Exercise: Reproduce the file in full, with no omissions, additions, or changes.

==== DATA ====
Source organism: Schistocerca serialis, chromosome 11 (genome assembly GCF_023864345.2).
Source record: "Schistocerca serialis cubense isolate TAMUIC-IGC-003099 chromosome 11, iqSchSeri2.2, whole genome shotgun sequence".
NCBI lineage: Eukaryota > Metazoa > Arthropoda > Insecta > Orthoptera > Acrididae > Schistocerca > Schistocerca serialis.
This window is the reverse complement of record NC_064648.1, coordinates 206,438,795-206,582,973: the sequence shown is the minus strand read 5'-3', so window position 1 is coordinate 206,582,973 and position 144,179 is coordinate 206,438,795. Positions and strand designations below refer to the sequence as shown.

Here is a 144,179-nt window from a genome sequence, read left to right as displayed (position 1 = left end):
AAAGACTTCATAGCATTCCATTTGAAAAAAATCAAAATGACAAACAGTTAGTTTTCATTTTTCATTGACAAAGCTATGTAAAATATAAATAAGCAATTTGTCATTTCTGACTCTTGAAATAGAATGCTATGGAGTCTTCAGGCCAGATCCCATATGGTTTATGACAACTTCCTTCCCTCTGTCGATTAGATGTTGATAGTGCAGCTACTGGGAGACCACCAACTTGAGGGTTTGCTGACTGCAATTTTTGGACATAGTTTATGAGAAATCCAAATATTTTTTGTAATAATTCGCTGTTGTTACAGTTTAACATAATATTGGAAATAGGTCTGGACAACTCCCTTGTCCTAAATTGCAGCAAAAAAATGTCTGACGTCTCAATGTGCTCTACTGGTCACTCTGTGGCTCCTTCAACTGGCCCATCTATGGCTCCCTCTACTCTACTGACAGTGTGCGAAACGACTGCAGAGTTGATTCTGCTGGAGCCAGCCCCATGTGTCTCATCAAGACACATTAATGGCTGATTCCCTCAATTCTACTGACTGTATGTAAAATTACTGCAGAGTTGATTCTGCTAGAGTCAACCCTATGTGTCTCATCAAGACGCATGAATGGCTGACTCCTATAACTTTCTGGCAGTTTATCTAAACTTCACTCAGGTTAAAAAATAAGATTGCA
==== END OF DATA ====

Source organism: Schistocerca serialis, chromosome 11 (genome assembly GCF_023864345.2).
Source record: "Schistocerca serialis cubense isolate TAMUIC-IGC-003099 chromosome 11, iqSchSeri2.2, whole genome shotgun sequence".
NCBI lineage: Eukaryota > Metazoa > Arthropoda > Insecta > Orthoptera > Acrididae > Schistocerca > Schistocerca serialis.
This window is the reverse complement of record NC_064648.1, coordinates 206,438,795-206,582,973: the sequence shown is the minus strand read 5'-3', so window position 1 is coordinate 206,582,973 and position 144,179 is coordinate 206,438,795. Positions and strand designations below refer to the sequence as shown.

Here is a 144,179-nt window from a genome sequence, read left to right as displayed (position 1 = left end):
AAAGACTTCATAGCATTCCATTTGAAAAAAATCAAAATGACAAACAGTTAGTTTTCATTTTTCATTGACAAAGCTATGTAAAATATAAATAAGCAATTTGTCATTTCTGACTCTTGAAATAGAATGCTATGGAGTCTTCAGGCCAGATCCCATATGGTTTATGACAACTTCCTTCCCTCTGTCGATTAGATGTTGATAGTGCAGCTACTGGGAGACCACCAACTTGAGGGTTTGCTGACTGCAATTTTTGGACATAGTTTATGAGAAATCCAAATATTTTTTGTAATAATTCGCTGTTGTTACAGTTTAACATAATATTGGAAATAGGTCTGGACAACTCCCTTGTCCTAAATTGCAGCAAAAAAATGTCTGACGTCTCAATGTGCTCTACTGGTCACTCTGTGGCTCCTTCAACTGGCCCATCTATGGCTCCCTCTACTCTACTGACAGTGTGCGAAACGACTGCAGAGTTGATTCTGCTGGAGCCAGCCCCATGTGTCTCATCAAGACACATTAATGGCTGATTCCCTCAATTCTACTGACTGTATGTAAAATTACTGCAGAGTTGATTCTGCTAGAGTCAACCCTATGTGTCTCATCAAGACGCATGAATGGCTGACTCCTATAACTTTCTGGCAGTTTATCTAAACTTCACTCAGGTTAAAAAATAAGATTGCA